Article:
Protect your pets from harm this Christmas

Pet care: Auxiliary nurse Amy Ward, vet nurse Vanessa Harker, vet surgeon Anna Gaughan and receptionist Julie Peace with Yogi
Pet care: Auxiliary nurse Amy Ward, vet nurse Vanessa Harker, vet surgeon Anna Gaughan and receptionist Julie Peace with Yogi
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Among the items which present risks to pets at Christmas are ribbons on presents, tinsel, sharp tree needles, low-lying fairy lights, chestnuts and chocolates. Drink, too, can be dangerous.

Anna said: “Christmas and the associated festivities can present a bit of a minefield for pet owners. For example, dogs will drink most forms of alcohol left in glasses at Christmas parties.

“The signs of ethanol intoxication are similar to those in humans – vomiting, depression, a lack of co-ordination, disorientation and drowsiness. Dogs in these conditions need warmth, rehydration and immediate nursing care.”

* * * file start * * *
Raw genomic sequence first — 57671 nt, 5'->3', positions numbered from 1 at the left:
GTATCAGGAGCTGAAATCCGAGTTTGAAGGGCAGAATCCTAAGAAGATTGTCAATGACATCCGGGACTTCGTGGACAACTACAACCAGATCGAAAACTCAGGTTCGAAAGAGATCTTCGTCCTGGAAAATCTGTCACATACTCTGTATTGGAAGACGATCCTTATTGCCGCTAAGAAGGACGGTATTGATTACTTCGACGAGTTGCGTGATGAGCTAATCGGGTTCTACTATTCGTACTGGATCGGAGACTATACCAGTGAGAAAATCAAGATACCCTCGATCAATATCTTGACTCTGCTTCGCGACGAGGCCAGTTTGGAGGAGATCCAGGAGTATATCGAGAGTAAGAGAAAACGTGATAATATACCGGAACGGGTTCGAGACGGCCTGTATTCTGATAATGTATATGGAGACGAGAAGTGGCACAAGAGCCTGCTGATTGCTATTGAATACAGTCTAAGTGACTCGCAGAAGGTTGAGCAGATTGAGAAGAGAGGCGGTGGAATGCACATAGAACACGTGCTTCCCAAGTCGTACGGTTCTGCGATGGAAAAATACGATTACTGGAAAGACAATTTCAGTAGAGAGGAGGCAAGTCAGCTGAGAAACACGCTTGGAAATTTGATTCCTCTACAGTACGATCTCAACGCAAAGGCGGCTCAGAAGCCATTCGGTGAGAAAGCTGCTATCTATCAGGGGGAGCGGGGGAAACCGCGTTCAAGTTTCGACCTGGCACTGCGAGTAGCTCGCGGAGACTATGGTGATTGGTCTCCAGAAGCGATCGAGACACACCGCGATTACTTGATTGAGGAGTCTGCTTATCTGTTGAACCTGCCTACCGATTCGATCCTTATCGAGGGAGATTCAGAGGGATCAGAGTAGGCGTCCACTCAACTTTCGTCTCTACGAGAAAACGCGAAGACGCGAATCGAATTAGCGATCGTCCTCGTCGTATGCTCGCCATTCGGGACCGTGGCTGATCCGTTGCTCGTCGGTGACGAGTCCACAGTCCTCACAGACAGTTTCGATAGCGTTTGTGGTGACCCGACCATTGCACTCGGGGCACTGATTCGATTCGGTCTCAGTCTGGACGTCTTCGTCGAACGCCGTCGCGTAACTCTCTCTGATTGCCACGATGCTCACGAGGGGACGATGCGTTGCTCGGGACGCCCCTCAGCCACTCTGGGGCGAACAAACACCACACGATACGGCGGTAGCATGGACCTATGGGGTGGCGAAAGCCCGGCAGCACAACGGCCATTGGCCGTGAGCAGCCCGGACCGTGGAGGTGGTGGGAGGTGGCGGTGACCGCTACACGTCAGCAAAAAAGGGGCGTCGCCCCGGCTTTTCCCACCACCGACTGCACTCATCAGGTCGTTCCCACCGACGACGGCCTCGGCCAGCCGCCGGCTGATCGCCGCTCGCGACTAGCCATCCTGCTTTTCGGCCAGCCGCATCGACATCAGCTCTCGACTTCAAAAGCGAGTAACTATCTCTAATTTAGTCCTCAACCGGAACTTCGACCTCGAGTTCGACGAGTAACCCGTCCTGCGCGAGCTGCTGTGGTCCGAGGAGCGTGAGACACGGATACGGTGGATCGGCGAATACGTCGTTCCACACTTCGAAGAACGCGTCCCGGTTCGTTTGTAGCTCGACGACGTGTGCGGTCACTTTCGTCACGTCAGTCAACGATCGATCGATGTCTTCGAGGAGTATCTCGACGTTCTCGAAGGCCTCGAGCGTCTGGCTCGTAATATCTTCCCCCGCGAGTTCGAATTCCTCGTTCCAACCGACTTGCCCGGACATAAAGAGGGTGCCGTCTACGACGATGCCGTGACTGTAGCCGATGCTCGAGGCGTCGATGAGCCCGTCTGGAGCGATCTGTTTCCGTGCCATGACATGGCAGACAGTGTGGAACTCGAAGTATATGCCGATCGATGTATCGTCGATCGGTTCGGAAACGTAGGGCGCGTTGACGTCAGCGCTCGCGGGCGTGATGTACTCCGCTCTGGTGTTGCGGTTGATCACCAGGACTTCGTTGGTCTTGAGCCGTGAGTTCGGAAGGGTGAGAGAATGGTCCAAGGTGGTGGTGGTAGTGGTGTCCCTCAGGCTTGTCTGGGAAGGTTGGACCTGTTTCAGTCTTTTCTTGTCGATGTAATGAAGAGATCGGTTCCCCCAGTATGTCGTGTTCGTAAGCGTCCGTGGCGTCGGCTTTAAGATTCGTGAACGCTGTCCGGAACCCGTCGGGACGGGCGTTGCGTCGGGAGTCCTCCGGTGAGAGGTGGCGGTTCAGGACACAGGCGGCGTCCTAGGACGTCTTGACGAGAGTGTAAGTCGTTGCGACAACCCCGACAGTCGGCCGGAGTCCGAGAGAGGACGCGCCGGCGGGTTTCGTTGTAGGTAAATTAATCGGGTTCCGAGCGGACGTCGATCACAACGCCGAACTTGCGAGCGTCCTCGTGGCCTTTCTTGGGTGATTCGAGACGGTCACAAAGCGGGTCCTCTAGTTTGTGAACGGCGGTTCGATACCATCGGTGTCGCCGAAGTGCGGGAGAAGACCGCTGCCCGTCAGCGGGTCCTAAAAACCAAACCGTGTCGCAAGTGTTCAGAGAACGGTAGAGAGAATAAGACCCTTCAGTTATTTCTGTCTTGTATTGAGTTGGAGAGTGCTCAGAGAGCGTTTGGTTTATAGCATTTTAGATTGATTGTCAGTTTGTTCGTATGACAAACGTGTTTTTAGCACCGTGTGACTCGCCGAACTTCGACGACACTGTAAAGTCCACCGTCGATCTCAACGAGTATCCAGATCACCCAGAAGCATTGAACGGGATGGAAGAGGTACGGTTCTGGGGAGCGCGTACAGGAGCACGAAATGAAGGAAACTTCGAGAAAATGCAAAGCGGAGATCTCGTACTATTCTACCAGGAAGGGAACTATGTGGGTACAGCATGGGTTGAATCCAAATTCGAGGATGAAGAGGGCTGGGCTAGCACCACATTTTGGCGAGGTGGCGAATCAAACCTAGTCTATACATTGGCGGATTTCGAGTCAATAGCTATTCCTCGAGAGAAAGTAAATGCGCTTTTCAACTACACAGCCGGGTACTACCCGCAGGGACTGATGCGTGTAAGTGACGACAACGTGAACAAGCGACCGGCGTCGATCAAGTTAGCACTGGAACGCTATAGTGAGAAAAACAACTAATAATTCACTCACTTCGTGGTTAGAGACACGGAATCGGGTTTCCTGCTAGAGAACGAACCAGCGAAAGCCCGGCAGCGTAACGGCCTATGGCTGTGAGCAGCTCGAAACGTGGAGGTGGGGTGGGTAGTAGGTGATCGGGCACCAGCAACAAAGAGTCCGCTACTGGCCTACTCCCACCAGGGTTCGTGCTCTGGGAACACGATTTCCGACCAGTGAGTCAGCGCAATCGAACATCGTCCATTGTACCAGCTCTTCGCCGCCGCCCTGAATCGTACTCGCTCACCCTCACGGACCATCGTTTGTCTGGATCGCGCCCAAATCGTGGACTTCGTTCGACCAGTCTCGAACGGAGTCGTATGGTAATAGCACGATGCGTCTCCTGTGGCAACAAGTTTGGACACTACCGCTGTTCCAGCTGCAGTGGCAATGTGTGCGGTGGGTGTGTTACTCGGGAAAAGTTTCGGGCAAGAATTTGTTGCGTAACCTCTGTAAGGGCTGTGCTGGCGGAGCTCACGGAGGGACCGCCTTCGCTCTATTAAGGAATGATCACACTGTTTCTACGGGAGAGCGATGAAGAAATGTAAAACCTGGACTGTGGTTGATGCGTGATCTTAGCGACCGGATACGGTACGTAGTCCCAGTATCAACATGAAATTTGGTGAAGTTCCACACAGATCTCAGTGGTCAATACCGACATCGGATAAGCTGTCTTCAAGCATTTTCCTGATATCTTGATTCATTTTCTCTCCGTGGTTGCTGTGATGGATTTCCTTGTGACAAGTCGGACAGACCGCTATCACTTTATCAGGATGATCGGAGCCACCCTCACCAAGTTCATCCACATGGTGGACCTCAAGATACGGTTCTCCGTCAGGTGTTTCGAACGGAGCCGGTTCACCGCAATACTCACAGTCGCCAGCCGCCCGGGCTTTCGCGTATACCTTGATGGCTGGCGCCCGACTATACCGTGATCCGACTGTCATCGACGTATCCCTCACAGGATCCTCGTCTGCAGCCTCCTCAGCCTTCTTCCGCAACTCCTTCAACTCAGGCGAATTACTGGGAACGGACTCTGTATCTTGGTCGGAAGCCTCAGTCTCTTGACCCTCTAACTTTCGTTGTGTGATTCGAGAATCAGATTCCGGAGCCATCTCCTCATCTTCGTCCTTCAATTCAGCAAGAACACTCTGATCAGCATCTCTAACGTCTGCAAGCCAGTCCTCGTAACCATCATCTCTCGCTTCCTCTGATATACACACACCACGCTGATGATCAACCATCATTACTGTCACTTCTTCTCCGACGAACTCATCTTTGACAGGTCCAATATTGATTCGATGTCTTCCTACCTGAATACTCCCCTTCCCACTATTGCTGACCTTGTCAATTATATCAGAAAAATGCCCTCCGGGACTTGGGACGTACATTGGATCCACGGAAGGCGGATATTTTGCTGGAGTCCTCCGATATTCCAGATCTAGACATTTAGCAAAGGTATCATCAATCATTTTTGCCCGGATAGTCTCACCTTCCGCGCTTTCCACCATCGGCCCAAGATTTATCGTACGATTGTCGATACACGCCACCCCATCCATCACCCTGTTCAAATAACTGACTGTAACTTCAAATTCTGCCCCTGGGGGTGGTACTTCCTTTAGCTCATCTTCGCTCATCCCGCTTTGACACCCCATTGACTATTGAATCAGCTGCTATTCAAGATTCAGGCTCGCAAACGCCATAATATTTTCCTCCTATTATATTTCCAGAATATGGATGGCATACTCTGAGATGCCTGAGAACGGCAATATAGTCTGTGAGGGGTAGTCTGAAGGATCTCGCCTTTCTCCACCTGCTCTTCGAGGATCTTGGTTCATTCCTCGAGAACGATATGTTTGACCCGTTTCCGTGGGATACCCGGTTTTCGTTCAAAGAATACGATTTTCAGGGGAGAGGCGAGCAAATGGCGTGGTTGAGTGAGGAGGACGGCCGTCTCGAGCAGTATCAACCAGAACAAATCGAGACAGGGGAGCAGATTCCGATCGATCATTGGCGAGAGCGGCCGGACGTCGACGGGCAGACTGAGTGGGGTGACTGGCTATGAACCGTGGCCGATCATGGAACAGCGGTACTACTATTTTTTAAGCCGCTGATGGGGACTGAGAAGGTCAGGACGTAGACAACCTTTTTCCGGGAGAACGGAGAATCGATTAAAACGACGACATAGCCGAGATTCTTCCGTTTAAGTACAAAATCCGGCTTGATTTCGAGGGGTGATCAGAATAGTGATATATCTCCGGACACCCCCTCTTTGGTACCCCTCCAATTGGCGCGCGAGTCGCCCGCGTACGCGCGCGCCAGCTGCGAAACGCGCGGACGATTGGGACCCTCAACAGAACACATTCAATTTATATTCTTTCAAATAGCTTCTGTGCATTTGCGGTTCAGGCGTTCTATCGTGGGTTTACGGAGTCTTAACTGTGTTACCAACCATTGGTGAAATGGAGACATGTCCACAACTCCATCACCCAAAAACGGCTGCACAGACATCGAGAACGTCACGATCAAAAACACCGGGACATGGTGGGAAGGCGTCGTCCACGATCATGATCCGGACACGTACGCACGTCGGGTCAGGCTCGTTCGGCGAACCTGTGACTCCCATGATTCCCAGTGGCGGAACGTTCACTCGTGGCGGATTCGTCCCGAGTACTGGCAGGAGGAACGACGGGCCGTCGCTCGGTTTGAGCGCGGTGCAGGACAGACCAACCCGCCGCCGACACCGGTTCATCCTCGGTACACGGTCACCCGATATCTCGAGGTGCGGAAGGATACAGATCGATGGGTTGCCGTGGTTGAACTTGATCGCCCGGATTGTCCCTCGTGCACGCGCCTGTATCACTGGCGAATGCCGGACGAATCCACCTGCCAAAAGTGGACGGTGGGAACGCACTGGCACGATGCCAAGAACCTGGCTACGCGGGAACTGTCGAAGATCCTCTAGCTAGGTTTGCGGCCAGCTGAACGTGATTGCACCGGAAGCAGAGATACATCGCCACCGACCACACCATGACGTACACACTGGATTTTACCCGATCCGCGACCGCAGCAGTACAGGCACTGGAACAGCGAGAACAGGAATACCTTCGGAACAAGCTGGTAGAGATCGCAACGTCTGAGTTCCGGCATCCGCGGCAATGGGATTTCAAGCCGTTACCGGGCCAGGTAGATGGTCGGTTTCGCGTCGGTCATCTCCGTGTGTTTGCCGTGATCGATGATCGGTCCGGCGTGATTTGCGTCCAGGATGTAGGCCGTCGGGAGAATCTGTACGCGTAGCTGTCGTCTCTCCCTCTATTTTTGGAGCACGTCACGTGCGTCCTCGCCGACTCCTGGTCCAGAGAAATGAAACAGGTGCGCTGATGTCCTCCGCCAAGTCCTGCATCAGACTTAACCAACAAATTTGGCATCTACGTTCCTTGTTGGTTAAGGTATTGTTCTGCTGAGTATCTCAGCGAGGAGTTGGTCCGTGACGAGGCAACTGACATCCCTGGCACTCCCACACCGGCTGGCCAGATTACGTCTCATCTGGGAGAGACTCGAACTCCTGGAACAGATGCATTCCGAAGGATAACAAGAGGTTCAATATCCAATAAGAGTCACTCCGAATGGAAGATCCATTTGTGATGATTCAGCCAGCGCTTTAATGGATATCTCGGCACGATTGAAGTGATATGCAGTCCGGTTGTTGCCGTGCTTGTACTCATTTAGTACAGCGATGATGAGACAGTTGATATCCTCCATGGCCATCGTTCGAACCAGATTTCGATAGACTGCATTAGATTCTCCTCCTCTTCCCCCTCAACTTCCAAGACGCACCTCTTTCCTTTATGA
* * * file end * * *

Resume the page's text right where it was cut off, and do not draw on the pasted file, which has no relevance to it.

Other festive items which could cause harm to animals include plants such as mistletoe, poinsettia, holly and ivy which can all cause upset stomachs, while lilies can be very harmful to cats.

Other food items which should be on pet owners’ radars include grapes, raisins, currants and sultanas, which can cause kidney failure in dogs and cats, along with macadamia nuts, onions and mouldy foods such as walnuts, bread and cheese, which can all be harmful.

Anna said: “Christmas can often be a busy and quite chaotic time. You can help your pet cope with the chaos by keeping to their normal routine and if you are spending Christmas day with friends or family and your dog is going with you, take something which smells familiar to help them feel secure.”